Mentorship programs: they’re great, right? Or so people say. Wait, are they as great as people say? To find out, let’s look at some cold, hard facts.
Many Fortune 500 companies have mentorship programs—more than 70 percent, according to the Association for Talent Development. So do about a quarter of smaller businesses. Notable success stories include Sodexo, which offers three different levels of mentorship to their 420,000 employees, and Intel, which matches its 95,000 employees to in-person and virtual mentors as needed.
It’s understandable to wonder, “Are these programs smart business moves, or are they more of a fad?” The answer is that your mileage may vary: not all mentorship programs are created equal. No two companies are the same, so if a company just jumps on the bandwagon without thinking about what it needs, it’s likely to fail. Each company needs to tailor its mentorship program to be as specific to its culture as possible. Otherwise, the program will be ineffective and may even cause damage to mentors, mentees, and the company alike.
In contrast, when a program is done well, mentors, mentees, and the company all reap substantial benefits. Mentoring is associated with job performance and satisfaction and career success for mentors. Studies also suggest that a mentoring program can “bolster recruiting, boost employee engagement, help train future company leadership, increase diversity, and raise rates of worker loyalty and retention.”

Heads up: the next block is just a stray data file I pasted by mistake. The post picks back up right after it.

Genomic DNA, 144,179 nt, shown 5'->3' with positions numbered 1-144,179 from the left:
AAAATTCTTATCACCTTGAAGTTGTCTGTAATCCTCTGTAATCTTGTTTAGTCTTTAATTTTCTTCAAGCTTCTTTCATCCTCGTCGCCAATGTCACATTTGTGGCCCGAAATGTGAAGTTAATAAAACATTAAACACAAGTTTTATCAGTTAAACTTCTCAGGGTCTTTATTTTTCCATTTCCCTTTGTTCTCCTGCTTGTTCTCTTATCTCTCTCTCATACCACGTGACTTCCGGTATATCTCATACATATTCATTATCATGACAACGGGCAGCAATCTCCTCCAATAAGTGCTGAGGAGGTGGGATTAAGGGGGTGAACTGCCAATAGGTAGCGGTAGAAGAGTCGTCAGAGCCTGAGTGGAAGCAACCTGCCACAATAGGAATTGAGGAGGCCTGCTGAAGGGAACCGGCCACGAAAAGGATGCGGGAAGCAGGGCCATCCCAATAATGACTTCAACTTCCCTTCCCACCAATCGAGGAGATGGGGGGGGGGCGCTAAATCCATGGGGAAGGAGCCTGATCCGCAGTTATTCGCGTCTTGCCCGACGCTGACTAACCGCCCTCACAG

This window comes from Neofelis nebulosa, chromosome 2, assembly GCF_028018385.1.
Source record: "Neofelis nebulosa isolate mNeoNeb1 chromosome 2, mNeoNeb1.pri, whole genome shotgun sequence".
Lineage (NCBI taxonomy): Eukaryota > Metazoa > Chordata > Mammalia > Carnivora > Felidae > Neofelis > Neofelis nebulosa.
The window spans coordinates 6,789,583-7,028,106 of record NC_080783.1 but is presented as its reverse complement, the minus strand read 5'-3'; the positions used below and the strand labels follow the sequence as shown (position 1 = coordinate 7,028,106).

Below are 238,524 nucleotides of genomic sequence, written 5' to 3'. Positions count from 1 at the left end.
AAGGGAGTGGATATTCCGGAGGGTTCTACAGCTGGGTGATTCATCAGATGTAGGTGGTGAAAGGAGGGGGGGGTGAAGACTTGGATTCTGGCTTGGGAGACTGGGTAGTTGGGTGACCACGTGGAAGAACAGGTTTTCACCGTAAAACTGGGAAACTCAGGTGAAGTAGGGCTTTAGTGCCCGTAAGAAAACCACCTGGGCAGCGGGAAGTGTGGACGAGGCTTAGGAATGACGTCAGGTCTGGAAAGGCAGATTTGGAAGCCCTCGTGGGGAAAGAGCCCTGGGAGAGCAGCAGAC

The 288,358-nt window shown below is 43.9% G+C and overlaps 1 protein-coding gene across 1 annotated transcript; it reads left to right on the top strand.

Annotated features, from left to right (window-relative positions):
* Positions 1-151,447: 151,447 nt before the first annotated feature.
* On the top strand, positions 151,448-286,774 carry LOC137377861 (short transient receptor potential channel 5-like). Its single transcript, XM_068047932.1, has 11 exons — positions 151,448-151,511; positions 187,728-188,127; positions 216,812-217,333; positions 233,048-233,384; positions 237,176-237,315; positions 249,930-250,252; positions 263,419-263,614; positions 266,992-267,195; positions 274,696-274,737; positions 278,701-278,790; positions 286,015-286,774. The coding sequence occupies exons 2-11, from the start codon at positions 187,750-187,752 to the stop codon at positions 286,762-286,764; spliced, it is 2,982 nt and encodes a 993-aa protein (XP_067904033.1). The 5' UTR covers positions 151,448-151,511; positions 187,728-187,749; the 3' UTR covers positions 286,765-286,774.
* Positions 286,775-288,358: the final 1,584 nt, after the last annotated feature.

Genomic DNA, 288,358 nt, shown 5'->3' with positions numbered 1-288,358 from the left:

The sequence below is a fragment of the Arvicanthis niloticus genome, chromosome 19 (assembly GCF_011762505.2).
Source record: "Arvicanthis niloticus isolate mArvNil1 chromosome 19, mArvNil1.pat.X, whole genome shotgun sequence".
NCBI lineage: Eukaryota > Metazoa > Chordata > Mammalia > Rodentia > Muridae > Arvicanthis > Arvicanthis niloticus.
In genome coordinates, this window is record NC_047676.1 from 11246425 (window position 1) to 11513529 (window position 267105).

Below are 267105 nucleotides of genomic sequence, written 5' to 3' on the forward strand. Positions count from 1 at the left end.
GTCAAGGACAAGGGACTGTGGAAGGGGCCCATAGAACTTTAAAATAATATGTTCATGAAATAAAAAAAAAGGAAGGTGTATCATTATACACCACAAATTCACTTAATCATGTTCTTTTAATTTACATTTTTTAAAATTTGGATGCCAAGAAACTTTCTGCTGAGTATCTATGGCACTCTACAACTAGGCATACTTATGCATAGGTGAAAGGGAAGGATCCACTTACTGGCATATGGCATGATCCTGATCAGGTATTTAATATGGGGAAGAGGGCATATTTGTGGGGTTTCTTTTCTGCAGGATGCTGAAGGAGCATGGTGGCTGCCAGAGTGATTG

There’s also evidence that mentoring brings a measurable ROI. A 2014 business outcomes survey by MicroMentor indicated that between July 2012 and June 2013, businesses whose entrepreneurs were mentored increased their revenue by 83% compared to the 16% of non-mentored businesses. A study at University of California-Santa Cruz even “estimated that an investment in mentoring programs for new teachers returned $1.50 for every $1 spent, after taking into account how much less money was spent on credentialing teachers and how much better students performed.”
A mentorship program is also an excellent opportunity to boost satisfaction and engagement. It’s no secret that the younger generations of workers are chronically dissatisfied with their jobs, contributing mightily to the epidemic of disengagement plaguing today’s workforce. How can a company make their young, dissatisfied employees more satisfied and thus more engaged? Studies and surveys suggest that millennial and Generation Z workers want mentors, and they want them now. When they do get them, they seem to be more satisfied with their jobs. The 2016 Deloitte Millennial Survey indicated that 68% of respondents who said they planned to stay in their organizations for a minimum of five years had a mentor.
The stats speak for themselves—companies that invest in a mentorship program tend to cultivate their company culture more effectively and retain their workforce for longer than those who do not. Outside of the realm of factual evidence, however, companies that use their existing talent as mentors for new employees create personal connections among employees. The mentor/mentee relationship is something that an employee can draw upon throughout their time with a company. When mentees face a new problem or challenge, a mentor creates a workplace resource that they can use to overcome that challenge. In many cases, these relationships evolve into deeper connections that transcend the professional environment.
In the end, companies are only as good as the relationship among their employees, and mentorship programs are great ways to cultivate those relationships while helping new hires through the onboarding process. For more tips on how to spot potential mentors within your ranks, take a look at the previous blog in our mentorship series.